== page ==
Government Reforms Have Renewed Interest in India

equity
schwartzfinal
Executive Vice President, Global Head of Research
10/10/2012

Since the financial crisis gripped the global equity markets about five years ago, the Indian equity markets have been volatile. I believe this is due, in part, to the fractured political coalition, a lack of political will, persistent inflation and India’s unreliable infrastructure. Yet India’s equities have separated themselves from those of the other BRIC (Brazil, Russia, India, China) countries and from such broader emerging market indexes as the MSCI Emerging Markets Index in 2012. I was pleased to see that the Indian government took significant steps in mid-September to strengthen the economy and encourage foreign investment into India. In my opinion, these new policies have already started improving sentiment toward India, which was reflected in India’s ranking as the best-performing country in the MSCI Emerging Markets Index in September. Put simply, the government and central bank recently announced plans to: • Lower diesel fuel subsidies, which helps lower government spending and the fiscal deficit1 • Encourage more foreign direct investment by opening certain sectors to foreigners2 • Inject liquidity into the banking system3 Some background: Earlier this year, the Indian government proposed a series of tax measures, including General Anti-Avoidance Regulations (GAAR), that would have a significant impact on foreign investors. This hurt sentiment toward India; and given the widespread criticism of this proposal, the prime minister established an expert committee to review the application of GAAR. The committee made various recommendations, including deferring the implementation of GAAR by three years and grandfathering existing investments,4 among other things. In addition to the improved sentiment and government reforms, perhaps the strongest reason to consider Indian equities is that they are relatively cheap compared to their global counterparts—especially given India’s long-term growth prospects. WisdomTree just rebalanced its India Earnings Index in late September, and as of September 28, 2012, its P/E ratio stood at 8.8x, while the MSCI Emerging Markets Index was at 11.6x and the S&P 500 was at 14.6x. I see these as relatively low prices for Indian equities. Typically, indexes with lower P/E ratios have fewer growth prospects. But I believe this is not the case for India. Analysts expect India to have higher long-term earnings growth rates than these other regions.5 Given this trade-off of low prices and good growth prospects, the further boost we have gotten from recent government reform efforts makes me quite positive on the prospects for India equities. To learn more about the government reforms in India and the latest WisdomTree Index rebalance, click here.     1Source: Financial Times, “India: Diesel Subsidy Cuts Bring Hope of Fiscal Reform but Spark Protest Threat,” September 14, 2012. 2Source: Time World, “This Time We Mean It: India Clears the Way for Walmart and Friends,” September 17, 2012. 3Source: Wall Street Journal, “India Central Bank Holds Lending Rate at 8.0%, Cuts Cash Reserve Ratio,” September 17, 2012. 4Source: “Report on General Anti Avoidance Rules (GAAR) in Income-tax Act, 1961.” Expert Committee Study published through CA ClubIndia, 2012. 5Source: Bloomberg.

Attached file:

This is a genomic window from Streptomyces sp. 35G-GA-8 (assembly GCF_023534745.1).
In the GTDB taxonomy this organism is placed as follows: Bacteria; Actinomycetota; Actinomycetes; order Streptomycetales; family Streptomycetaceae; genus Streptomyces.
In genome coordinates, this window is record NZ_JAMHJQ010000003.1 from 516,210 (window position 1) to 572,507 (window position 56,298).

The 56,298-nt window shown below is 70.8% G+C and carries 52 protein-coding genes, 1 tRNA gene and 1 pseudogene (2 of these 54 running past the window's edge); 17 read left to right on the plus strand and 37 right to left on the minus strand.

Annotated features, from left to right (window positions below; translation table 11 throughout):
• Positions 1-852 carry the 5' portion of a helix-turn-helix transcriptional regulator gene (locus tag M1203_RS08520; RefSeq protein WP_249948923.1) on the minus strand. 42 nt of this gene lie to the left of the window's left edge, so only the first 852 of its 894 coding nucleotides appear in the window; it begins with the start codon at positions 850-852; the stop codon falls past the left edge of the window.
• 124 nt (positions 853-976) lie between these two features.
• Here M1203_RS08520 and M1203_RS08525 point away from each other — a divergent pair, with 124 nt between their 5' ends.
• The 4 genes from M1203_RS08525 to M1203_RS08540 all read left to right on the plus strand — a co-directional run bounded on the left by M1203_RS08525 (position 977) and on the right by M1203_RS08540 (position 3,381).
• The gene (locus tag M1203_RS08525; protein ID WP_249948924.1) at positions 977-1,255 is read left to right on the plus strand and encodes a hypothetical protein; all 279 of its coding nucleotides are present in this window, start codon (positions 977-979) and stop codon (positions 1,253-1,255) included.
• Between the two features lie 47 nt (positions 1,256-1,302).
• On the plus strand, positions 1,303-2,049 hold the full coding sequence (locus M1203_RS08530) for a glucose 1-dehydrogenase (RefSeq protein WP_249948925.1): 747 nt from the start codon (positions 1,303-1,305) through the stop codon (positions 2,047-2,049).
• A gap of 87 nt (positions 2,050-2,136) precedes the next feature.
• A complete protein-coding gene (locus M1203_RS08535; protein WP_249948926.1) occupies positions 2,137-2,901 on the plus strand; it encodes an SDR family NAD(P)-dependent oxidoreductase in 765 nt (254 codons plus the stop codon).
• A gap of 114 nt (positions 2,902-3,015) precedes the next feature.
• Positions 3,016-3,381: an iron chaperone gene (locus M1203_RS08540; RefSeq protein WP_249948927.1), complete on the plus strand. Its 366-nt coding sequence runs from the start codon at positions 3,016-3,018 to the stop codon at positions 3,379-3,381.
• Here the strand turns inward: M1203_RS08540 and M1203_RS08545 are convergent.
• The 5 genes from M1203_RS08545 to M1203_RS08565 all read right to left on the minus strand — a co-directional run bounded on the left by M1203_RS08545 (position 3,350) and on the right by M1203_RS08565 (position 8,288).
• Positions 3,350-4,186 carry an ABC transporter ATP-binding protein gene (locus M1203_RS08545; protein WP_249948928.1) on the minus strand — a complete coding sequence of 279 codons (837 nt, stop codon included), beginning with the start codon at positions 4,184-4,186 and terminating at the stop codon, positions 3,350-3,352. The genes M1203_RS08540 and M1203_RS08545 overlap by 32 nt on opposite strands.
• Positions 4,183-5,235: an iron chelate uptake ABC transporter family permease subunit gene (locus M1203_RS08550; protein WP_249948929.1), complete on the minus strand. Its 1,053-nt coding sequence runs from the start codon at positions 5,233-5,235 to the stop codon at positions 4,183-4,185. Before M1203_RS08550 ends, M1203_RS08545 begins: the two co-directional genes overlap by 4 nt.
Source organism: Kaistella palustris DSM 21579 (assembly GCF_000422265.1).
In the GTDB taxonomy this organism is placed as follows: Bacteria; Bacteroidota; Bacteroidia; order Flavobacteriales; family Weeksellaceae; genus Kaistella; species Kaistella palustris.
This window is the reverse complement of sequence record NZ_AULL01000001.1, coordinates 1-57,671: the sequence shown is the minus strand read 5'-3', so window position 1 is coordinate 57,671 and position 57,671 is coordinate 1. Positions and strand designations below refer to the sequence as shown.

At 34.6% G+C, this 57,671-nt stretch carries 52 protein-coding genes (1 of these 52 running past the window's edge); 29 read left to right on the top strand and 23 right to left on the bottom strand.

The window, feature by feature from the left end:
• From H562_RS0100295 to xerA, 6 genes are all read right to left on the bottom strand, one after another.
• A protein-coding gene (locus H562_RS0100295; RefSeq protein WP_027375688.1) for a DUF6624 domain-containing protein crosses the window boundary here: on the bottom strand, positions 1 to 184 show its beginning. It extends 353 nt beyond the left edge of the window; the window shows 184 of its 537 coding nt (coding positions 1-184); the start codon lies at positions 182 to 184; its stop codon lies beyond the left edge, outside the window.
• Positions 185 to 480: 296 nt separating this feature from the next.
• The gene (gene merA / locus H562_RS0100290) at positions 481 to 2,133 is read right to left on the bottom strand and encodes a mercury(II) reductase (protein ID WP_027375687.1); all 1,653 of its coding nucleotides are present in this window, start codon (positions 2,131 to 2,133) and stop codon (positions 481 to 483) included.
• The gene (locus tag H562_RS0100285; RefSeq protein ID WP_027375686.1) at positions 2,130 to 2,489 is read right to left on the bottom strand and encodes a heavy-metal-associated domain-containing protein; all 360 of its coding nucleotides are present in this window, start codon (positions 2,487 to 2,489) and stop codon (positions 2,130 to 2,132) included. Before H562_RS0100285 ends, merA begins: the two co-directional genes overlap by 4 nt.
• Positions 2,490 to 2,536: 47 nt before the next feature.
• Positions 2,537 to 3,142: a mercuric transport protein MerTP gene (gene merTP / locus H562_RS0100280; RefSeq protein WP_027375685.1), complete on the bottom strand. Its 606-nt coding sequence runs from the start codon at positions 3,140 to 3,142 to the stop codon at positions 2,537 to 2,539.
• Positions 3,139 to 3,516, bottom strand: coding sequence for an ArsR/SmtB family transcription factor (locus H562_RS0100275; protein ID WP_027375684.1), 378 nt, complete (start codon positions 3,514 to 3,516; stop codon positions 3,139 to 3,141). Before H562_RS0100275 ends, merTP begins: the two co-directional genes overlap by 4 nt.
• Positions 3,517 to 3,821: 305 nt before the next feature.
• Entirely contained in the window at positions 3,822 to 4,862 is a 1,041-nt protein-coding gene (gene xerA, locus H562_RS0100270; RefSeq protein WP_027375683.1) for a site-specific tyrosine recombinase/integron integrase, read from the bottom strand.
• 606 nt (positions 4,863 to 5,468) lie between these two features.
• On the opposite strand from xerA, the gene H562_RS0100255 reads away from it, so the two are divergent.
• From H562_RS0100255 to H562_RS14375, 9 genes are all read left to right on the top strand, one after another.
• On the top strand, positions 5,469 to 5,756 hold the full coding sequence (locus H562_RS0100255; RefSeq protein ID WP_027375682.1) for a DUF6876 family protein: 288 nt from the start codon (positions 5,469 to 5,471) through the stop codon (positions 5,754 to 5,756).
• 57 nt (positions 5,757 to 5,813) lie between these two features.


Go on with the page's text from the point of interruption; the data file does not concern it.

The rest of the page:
About the Contributor
schwartzfinal
Executive Vice President, Global Head of Research
Jeremy Schwartz has served as our Executive Vice President, Global Head of Research since November 2018 and leads WisdomTree’s investment strategy team in the construction of WisdomTree’s equity indexes, quantitative active strategies and multi-asset model portfolios. Mr. Schwartz joined WisdomTree in May 2005 as a Senior Analyst, adding to his responsibilities in February 2007 as Deputy Director of Research and thereafter, from October 2008 to October 2018, as Director of Research. Prior to joining WisdomTree, he was head research assistant for Professor Jeremy Siegel and helped with the research and writing of Stocks for the Long Run and The Future for Investors. Mr. Schwartz also is co-author of the Financial Analysts Journal paper, What Happened to the Original Stocks in the S&P 500? He received his B.S. in Economics from The Wharton School of the University of Pennsylvania and hosts the Wharton Business Radio program Behind the Markets on SiriusXM 132. Mr. Schwartz is also a member of the CFA Society of Philadelphia.